Volas disappeared from Northern Michigan after the 2008 debacle, but made headlines again in March 2010, when the Benzie County Sheriff’s Department raided the home of his wife, Venice, in Benzonia on the basis of a tip from drug associate Ralph James Hornsby, who had been arrested for possessing 250 plants at a nearby home. Deputies found what was initially estimated to be 1,500 plants growing as thick as a jungle under growlights in the basement of the Volas’ home on Love Street. It was the largest indoor pot-growing bust in Benzie County history.

Venice was arrested, as was an associate, Patrick Milligan, who was eventually sentenced to seven years in prison.

Steve Volas, who was living in Humboldt County, California -- the pot-growing capital of America -- was arrested soon after. Police reports at the time stated that he was using FedEx to ship psychedelic mushrooms and high-grade marijuana from California to Michigan. The proceeds were ostensibly to pay off Volas’s debts from the Dunegrass.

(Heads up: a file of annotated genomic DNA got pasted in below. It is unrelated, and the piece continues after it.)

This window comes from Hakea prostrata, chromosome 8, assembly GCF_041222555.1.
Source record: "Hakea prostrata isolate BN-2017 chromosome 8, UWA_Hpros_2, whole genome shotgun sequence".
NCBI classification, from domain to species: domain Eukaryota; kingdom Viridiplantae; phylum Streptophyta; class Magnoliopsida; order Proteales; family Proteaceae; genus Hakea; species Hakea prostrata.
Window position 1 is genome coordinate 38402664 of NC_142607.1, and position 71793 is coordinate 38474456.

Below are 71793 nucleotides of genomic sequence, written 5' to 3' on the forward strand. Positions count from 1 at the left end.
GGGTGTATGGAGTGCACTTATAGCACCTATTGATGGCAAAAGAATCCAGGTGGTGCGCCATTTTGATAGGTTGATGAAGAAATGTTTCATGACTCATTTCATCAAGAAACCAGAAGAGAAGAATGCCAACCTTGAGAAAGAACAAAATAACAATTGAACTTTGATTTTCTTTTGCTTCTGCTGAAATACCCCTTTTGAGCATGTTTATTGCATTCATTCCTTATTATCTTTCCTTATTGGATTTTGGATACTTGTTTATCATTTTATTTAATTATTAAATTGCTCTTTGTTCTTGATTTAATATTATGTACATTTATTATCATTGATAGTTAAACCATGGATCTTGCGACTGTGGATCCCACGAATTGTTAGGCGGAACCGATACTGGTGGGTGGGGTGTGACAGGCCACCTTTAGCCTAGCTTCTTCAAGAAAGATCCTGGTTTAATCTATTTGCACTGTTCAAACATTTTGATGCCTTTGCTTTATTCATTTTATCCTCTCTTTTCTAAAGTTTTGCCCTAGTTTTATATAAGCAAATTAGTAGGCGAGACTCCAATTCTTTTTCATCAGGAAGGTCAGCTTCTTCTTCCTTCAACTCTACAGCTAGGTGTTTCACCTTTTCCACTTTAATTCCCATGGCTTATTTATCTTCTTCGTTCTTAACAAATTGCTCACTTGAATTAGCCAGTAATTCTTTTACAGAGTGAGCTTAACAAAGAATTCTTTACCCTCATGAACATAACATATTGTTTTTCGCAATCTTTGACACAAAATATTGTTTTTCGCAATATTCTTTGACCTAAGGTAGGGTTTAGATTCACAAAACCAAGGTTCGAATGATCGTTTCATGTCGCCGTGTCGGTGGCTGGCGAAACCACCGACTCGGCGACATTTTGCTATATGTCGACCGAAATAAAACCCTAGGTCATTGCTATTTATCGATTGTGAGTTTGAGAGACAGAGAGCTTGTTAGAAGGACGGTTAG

Posing as a FedEx employee, an undercover officer delivered one of Volas’s shipments to an address in Lake Ann. Caught red-handed, Steve and Venice signed a plea bargain, confessing to the manufacture of more than 100 marijuana plants at a hearing in November, 2010, in U.S. District Court. The final tally was 952 plants found in their basement.

Faced with the possibility of up to 40 years in prison, the Volas’s opted for lower sentences under the plea bargain. Steve and Venice received seven and five-year sentences, respectively, in federal drug rehab prisons.